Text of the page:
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Do you ever struggle to manage your time? Does it feel like a challenge to get everything on your to-do list done?
I have been thinking a lot about time management, how to increase my efficiency and effectiveness, and how I use my energy and time throughout the day.
There are all kinds of perspectives on how to best organize and use your time. “Time-blocking,” for example, is just one tool that many people use to map out how they can meet their intentions. Amongst the sea of approaches, I have realized that there are a number of underlying qualities that can help us actualize an efficient and effective schedule.
Discipline is an internal quality that requires practice and effort to develop. Some of us have been in settings that are so controlled that we struggle to create our own internal motivation and structure. Others have not been exposed to enough examples of how discipline leads to growth and happiness, so we aren’t practiced in implementing it in our own lives.
Discipline of some sort, whether physical, moral or intellectual is indeed indispensable, and no training can be said to be complete and fruitful if it disregards this element.
To use time effectively, we have to learn how to be structured and disciplined. One tool is to try and develop patterns one item at a time, rather than attempting to simply increase our discipline in every area of our life at once.
I had a friend who was struggling to get out of a difficult period of depression. Alongside formal therapeutic support, she decided that she would start each day with a cold shower. She described the logic that through doing an act consistently every day, something that was not super comfortable or natural to her, she was reminding herself that she could control her actions and stick to something, no matter how difficult it was. With this small act, she was nurturing her sense of discipline and re-building it after a span of struggling to motivate herself to action.
2. Meditative Focus
Meditation allows us to re-ground ourselves in our body, activate our spiritual selves, and clear out distracting feelings. When we meditate, we can re-energize our minds, which allows us to move forward with fluidity and focus. When we don’t slow down, breathe, and re-orient ourselves, we can find ourselves using our time ineffectively. We might procrastinate, become easily distracted, or struggle to do things properly, prolonging the time it takes to complete any given task on our list of things to do.
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When we move with meditative energy, we can experience things the way we intend to experience them rather than getting distracted by the next item on our list of things to do. The Baha’i writings also indicate that through meditation, we have an opportunity to gain a deep understanding of the world around us:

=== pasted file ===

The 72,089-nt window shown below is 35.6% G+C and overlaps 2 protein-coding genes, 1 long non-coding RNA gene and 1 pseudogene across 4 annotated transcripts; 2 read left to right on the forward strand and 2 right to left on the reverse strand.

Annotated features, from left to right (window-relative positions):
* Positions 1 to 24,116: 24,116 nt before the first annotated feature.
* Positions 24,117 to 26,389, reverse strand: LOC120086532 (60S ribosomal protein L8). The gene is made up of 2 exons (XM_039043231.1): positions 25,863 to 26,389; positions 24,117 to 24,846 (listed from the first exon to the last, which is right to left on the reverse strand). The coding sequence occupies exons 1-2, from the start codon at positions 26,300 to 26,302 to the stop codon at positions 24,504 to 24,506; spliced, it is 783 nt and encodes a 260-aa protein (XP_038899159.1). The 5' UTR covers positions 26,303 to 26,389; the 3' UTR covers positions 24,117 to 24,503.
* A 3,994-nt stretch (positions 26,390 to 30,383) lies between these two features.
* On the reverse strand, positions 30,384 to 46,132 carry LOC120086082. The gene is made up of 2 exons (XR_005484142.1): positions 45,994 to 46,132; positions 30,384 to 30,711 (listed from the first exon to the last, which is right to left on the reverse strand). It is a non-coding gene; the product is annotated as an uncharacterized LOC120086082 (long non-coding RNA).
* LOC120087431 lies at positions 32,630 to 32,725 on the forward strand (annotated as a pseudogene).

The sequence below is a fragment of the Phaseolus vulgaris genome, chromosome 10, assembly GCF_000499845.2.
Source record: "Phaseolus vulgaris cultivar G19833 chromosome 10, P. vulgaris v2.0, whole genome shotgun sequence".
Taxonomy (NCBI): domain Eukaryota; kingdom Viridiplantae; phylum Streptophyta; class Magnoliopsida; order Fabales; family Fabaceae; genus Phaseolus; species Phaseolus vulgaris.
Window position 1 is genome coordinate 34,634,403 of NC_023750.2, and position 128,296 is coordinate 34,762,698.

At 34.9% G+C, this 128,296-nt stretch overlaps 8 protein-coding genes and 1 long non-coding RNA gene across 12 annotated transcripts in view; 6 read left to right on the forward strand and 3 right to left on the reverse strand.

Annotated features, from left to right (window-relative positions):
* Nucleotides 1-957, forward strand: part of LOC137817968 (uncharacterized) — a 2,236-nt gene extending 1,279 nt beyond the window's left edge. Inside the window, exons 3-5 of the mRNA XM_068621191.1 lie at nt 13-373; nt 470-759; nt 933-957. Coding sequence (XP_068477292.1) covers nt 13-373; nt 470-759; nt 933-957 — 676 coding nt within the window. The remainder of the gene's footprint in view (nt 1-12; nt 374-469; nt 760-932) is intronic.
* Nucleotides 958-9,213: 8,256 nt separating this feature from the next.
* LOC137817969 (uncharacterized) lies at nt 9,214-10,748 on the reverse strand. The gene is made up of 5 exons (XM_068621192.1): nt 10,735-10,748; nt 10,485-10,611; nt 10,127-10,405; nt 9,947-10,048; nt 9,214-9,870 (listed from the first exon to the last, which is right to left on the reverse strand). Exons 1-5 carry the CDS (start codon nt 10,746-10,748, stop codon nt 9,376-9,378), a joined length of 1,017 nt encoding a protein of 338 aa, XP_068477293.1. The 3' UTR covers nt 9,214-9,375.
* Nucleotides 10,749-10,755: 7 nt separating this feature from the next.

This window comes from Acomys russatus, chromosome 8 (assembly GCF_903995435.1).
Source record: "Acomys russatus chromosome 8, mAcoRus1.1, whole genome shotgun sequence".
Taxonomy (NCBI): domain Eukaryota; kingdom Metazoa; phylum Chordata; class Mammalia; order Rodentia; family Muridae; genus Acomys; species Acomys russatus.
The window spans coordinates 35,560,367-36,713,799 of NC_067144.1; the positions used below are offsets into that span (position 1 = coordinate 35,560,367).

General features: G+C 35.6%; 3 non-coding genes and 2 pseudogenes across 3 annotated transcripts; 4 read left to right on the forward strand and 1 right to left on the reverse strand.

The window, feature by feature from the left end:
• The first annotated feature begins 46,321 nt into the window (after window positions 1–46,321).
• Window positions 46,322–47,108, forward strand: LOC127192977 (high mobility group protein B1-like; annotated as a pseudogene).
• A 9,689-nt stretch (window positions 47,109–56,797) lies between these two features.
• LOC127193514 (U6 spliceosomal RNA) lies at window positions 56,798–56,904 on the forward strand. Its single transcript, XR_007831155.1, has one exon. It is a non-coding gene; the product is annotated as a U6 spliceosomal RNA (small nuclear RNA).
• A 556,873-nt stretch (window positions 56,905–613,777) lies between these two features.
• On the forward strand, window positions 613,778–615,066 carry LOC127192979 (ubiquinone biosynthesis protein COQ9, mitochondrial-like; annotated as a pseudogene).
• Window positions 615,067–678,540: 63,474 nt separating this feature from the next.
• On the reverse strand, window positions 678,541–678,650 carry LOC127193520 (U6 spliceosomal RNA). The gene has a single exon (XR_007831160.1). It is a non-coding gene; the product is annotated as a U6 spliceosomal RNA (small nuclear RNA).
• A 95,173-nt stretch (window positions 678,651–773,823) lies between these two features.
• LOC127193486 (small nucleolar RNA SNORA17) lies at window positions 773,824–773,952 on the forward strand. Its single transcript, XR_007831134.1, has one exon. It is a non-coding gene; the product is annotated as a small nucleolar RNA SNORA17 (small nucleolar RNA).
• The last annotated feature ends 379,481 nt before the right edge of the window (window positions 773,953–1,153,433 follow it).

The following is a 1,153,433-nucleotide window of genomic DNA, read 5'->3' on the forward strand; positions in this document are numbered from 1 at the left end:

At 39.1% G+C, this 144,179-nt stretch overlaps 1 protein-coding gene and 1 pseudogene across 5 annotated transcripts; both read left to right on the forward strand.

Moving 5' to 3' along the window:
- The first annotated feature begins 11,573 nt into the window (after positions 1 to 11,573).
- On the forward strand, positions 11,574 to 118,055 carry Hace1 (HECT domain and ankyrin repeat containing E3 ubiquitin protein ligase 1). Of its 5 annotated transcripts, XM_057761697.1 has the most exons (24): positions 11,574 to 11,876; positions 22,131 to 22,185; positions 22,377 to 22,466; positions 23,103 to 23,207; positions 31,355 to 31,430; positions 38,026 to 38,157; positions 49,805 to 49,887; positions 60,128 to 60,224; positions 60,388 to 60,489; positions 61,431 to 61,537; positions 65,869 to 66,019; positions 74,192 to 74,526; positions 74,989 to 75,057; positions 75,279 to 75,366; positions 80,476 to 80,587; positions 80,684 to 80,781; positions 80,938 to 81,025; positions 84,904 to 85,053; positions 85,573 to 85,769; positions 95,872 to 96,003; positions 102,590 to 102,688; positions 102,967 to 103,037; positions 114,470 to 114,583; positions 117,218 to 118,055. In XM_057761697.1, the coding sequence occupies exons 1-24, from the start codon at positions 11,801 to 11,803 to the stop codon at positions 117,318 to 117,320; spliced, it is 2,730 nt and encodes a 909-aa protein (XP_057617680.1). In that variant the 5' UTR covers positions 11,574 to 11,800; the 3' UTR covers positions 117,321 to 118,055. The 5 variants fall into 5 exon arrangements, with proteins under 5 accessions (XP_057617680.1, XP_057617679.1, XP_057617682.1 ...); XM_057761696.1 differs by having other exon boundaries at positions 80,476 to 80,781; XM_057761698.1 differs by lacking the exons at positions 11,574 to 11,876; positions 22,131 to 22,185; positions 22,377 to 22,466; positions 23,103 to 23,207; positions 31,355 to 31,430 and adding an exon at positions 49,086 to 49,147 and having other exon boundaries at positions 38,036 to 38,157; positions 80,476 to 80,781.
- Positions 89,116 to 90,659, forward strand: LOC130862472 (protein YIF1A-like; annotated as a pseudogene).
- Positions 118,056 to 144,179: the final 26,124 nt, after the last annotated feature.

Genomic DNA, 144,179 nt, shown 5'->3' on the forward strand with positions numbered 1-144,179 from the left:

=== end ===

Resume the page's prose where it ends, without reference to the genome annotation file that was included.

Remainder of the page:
Meditate profoundly, that the secret of things unseen may be revealed unto you, that you may inhale the sweetness of a spiritual and imperishable fragrance, and that you may acknowledge the truth… so that light may be distinguished from darkness, truth from falsehood, right from wrong, guidance from error, happiness from misery, and roses from thorns.
3. Set Priorities
When I prioritize my list of things to do, I often forget to include the things that nourish my soul. Blocking out time for prayer, for example, which nourishes my soul and has the power to influence the world around me, can imbue meaning and clarity for the rest of the tasks in my life.
The Baha’i writings state that the purpose of our lives is to acquire heavenly virtues, which we can only do in doing good for others. Grounding our tasks in serving others allows for some external motivation to use time effectively. While we naturally have to take care of our own needs in this process, we can orient our self-care in the larger context of doing good for those around us.
The Baha’i writings explain that:
the life of man is not so restricted; it is divine, eternal, not mortal and sensual. For him a spiritual existence and livelihood is prepared and ordained in the divine creative plan. His life is intended to be a life of spiritual enjoyment to which the animal can never attain. This enjoyment depends upon the acquisition of heavenly virtues.
The sublimity of man is his attainment of the knowledge of God. The bliss of man is the acquiring of heavenly bestowals, which descend upon him in the outflow of the bounty of God. The happiness of man is in the fragrance of the love of God. This is the highest pinnacle of attainment in the human world.